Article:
A few years ago, deepfakes seemed like a novel technology whose creators relied on extreme computing power. Today, deepfakes are ubiquitous and have the potential to be used for disinformation, hacking, and other nefarious purposes.
Intel Labs has developed real-time deepfake detection technology to combat this growing problem. Ilke Demir, a senior research scientist at Intel, explains the technology behind deepfakes, Intel’s detection methods, and the ethical considerations involved in developing and implementing such tools.
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Deepfakes are videos, speech, or images where the actor or action is not real but created by artificial intelligence (AI). Deepfakes use complex deep learning architectures, such as generative adversarial networks, variational auto-encoders, and other AI models, to create highly realistic and believable content. These models create synthetic personalities, lip-sync videos, and even text-to-image conversions, making it challenging to distinguish between real and fake content.
The term deepfake is sometimes applied to real content that has been altered, such as a 2019 video of former House Speaker Nancy Pelosi, which was doctored to appear drunk.
Demir’s team investigates computational deepfakes, which are synthetic forms of content created by machines. “The reason it’s called a deepfake is that it has this complex deep learning architecture of generative AI that creates all the content,” he said.
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Cybercriminals and other bad actors often use deep counterfeiting technology. Other use cases include political misinformation, mature content featuring famous or objectionable individuals, market manipulation, and impersonation for money. These negative effects highlight the need for effective deep counterfeit detection methods.
Intel Labs has developed one of the world’s first real-time deepfake detection platforms. Instead of looking for fake artifacts, the technology focuses on identifying what’s real, like heart rate. Using a technique called photoplethysmography — the detection system analyzes changes in the color of veins due to oxygen content, which is computationally detectable — the technology can detect whether a personality is real human or synthetic.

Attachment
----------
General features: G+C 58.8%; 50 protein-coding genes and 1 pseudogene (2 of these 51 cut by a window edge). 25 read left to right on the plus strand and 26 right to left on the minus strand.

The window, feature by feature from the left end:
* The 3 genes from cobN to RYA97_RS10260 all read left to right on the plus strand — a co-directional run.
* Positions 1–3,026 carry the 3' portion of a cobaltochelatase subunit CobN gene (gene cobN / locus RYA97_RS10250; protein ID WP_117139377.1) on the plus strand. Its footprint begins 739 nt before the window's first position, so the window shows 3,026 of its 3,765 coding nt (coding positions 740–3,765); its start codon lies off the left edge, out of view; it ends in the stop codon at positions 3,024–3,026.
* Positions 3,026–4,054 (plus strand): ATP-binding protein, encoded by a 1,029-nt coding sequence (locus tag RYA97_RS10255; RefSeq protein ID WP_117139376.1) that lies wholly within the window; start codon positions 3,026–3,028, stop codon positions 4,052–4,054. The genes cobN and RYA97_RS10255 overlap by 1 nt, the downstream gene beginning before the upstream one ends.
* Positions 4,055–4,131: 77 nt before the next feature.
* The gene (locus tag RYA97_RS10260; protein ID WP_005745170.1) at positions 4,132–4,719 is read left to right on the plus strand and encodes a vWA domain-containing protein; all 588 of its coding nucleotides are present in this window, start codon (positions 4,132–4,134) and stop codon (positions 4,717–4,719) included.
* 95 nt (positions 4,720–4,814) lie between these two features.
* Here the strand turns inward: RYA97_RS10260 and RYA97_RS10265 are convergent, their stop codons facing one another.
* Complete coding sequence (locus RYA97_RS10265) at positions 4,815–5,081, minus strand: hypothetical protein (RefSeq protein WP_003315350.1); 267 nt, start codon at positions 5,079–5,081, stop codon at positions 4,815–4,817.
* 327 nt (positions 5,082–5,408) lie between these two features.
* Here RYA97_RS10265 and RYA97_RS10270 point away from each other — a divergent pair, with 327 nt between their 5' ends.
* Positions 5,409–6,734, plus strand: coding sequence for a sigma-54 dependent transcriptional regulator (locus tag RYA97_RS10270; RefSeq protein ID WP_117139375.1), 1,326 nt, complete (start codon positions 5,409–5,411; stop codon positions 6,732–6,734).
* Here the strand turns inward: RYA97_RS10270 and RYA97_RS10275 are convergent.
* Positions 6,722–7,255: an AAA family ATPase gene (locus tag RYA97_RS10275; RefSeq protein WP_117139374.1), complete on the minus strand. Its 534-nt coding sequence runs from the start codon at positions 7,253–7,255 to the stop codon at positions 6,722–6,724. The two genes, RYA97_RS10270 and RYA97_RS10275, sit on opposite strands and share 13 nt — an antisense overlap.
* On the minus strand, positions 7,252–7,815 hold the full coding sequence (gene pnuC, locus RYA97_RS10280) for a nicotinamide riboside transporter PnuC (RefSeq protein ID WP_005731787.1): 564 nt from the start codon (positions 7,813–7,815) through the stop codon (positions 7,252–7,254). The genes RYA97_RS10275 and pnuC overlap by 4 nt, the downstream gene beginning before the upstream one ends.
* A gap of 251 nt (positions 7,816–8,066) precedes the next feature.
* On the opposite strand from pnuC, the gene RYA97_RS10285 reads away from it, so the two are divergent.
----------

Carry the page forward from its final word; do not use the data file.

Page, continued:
“We try to see what is true and real. The heart rate is one of the [the signals], “said Demir. “So when your heart pumps blood, it goes to your veins, and the veins change color because of the oxygen content that the color changes. It is invisible to our eyes; I can’t just watch this video and see your heartbeat. But that color change is computationally visible.”
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Intel’s deepfake detection technology is implemented in a variety of sectors and platforms, including social media tools, news agencies, broadcasters, content creation tools, startups, and nonprofits. By integrating technology into their workflows, these organizations can better identify and reduce the spread of deepfakes and misinformation.
Despite the potential for misuse, deepfake technology has legitimate applications. One of the first uses is to create avatars to better represent individuals in the digital environment. Demir refers to a specific use case called “MyFace, MyChoice,” which uses deepfakes to improve privacy on online platforms.
In simple terms, this method allows individuals to control their appearance in online photos, replacing their face with a “quantifiably dissimilar deepfake” if they wish to remain anonymous. These controls offer more privacy and control over a person’s identity, helping to suppress automatic facial recognition algorithms.
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Ensuring the ethical development and implementation of AI technologies is essential. Intel’s Trusted Media team works with anthropologists, social scientists, and user researchers to evaluate and refine the technology. The company also has a Responsible AI Council, which reviews AI systems for responsible and ethical principles, including potential biases, limitations, and potentially harmful use cases. This multidisciplinary approach helps ensure that AI technologies, such as deepfake detection, serve to benefit people rather than harm them.
“We’ve got legal people, we’ve got social scientists, we’ve got psychologists, and they all come together to find out the limits to find out if there’s bias – algorithmic bias, systematic bias, data bias, whatever kind of bias,” said Dimer. The team scanned the code to find “any possible use cases of a technology that could harm people.”
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As deepfakes become more widespread and sophisticated, the development and implementation of detection technologies to combat misinformation and other harmful consequences is increasingly important. Intel Labs’ real-time deepfake detection technology offers a scalable and effective solution to this growing problem.
By incorporating ethical considerations and collaborating with experts in various disciplines, Intel is working towards a future where AI technologies are used responsibly and for the betterment of society.